89. I can’t believe Penguin bought a bunch of vomit and shit for 116M. That money could have been spent on much more honest venues, like investing in their current authors. They’ve got to recoup that money somehow, even if it means scamming hapless authors.

    1. I presumed at the time of the purchase that it was a mistake, & once someone with a clue & some clout had a good look at Author Services it would either be completely reorganized or liquidated.

      Now I find I was wrong. I’m flailing for an analogy here, but comparing Penguin buying ASI to a sex counseling clinic hiring a team of pimps might be inflammatory yet captures my current opinion of the matter.

    2. Scamming hapless authors seems to have been the point of the whole exercise. The numbers Tim Davies quotes in his article are staggering. There’s hundreds of millions in them thar hills, as long as you’re willing to sell your soul.

  90. Hmmm… very informative and unsettling. Thanks a lot for this, David. We need people like you out there keeping an ear to the ground and a finger on the pulse… or a third eye on cyber space.

  91. There is such a surreal, Clockwork Orange feel about this whole Authors Solution mess. Why is no-one shouting this on Twitter? Or starting a campaign on FB. Sometimes I feel like I’m sitting in a nice, safe life-boat watching the Titanic sink.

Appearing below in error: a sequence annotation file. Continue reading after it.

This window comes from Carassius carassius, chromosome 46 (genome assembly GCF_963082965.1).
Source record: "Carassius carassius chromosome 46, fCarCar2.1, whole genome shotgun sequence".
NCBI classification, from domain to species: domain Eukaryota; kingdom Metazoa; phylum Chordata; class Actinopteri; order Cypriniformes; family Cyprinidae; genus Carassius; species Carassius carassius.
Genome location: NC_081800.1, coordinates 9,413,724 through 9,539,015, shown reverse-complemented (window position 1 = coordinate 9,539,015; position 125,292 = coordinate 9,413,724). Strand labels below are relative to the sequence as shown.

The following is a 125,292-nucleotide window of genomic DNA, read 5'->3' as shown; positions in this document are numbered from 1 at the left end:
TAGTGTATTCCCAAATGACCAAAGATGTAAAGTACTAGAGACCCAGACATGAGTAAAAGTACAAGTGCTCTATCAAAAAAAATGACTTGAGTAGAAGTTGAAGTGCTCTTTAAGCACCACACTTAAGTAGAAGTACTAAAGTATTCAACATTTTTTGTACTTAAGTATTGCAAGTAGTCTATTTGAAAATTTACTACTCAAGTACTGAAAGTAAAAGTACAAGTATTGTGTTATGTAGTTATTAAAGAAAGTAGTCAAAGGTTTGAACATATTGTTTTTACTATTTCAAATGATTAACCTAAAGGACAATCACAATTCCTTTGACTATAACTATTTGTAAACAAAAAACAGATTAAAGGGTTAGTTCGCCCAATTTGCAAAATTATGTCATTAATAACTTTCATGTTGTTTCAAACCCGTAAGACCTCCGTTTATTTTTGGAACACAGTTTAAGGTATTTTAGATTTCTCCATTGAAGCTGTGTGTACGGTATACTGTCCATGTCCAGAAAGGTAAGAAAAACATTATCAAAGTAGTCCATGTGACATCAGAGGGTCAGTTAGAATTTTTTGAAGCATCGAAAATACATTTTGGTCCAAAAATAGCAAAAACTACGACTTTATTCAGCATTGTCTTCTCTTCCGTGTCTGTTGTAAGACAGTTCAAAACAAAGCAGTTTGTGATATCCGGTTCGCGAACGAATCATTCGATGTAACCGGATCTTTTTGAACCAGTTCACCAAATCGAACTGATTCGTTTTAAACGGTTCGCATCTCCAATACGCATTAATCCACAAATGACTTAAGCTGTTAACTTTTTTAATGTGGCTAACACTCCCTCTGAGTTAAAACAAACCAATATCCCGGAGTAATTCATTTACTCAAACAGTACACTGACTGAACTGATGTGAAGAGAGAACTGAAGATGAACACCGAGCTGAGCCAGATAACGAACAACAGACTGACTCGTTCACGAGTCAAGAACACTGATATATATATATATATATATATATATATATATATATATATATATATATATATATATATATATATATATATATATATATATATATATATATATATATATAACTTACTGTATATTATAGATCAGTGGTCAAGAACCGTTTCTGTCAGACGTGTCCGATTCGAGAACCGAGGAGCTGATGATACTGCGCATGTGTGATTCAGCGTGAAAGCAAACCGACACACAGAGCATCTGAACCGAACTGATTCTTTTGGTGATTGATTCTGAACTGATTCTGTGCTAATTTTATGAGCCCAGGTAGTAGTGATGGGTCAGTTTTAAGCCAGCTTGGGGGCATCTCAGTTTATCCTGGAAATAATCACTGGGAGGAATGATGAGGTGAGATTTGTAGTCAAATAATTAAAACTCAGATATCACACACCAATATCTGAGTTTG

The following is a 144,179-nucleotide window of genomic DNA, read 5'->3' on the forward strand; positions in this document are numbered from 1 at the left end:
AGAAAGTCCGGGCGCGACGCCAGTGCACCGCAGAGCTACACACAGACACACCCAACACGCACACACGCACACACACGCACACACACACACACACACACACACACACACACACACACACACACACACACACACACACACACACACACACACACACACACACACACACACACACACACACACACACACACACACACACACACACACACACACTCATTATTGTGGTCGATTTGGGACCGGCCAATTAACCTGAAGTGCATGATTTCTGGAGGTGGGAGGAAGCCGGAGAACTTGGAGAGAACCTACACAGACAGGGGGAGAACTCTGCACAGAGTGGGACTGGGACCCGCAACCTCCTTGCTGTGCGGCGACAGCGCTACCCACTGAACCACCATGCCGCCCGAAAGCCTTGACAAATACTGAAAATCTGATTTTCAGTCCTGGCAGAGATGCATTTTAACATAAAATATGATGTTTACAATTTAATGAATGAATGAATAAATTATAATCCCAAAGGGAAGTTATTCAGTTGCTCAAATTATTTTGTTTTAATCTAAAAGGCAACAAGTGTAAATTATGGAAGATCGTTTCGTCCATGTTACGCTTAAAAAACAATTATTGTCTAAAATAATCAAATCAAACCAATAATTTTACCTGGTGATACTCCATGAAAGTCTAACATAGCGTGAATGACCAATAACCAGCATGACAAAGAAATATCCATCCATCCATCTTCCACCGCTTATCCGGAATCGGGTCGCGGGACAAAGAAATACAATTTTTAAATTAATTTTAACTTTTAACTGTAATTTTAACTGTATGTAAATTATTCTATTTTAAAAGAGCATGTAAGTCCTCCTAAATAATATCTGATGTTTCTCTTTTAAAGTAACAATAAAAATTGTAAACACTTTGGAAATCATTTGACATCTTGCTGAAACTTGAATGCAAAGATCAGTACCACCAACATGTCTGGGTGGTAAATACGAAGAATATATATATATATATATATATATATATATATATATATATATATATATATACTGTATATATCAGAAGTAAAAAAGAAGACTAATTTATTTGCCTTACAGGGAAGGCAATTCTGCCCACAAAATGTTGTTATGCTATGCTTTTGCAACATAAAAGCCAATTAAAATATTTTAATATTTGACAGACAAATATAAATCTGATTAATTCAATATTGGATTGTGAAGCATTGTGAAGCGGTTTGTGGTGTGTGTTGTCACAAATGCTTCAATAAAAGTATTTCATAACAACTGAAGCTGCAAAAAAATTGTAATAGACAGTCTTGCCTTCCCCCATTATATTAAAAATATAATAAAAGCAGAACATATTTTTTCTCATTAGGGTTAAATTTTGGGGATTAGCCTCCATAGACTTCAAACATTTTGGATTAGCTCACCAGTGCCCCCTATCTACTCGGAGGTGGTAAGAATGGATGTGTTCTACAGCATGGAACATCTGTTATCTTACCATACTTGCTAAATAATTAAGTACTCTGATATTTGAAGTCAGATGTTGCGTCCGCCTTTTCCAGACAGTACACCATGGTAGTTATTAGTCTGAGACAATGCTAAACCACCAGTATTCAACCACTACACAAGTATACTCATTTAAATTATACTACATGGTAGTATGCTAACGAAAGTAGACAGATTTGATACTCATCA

1. Because of the Penguin connection,many don’t want to leave an electronic trail of calling these publishing connected companies and people out on their monetizing BS least they close that avenue of publishing down.

      Your Titanic comparison is apt.

  92. Below the article it says: ‘By posting on this website you agree to the Bookseller Comments Policy. Comments go live immediately, please be relevant, brief and definitely not abusive.’

    Then, after you leave a comment: ‘Your comment has been queued for moderation by site administrators and will be published after approval.’

    Did they bring comment moderation in just for Tim Davies, knowing he’d need it?

  93. I left a comment yesterday on Tim Davies’ Bookseller post, saying:

    “Author Solutions ‘the world’s biggest self-publishing company’? Surely you mean the world’s biggest vanity press?”

    My comment hasn’t shown up.

  94. Yep, saw it earlier on The passive Guy and followed the link to FutureBook’s site. Only one comment was there. Then later you posted a notice that you left a comment, but you doubted they would publish it. Seems you were right. I waited, and waited, and waited, and only that one little comment remained there. No other comments were added. Now don’t tell me no one else had an opinion on that piece. Sticking your head in the sand and pretending not to hear doesn’t make the noise disappear. It only makes it louder and more insistent.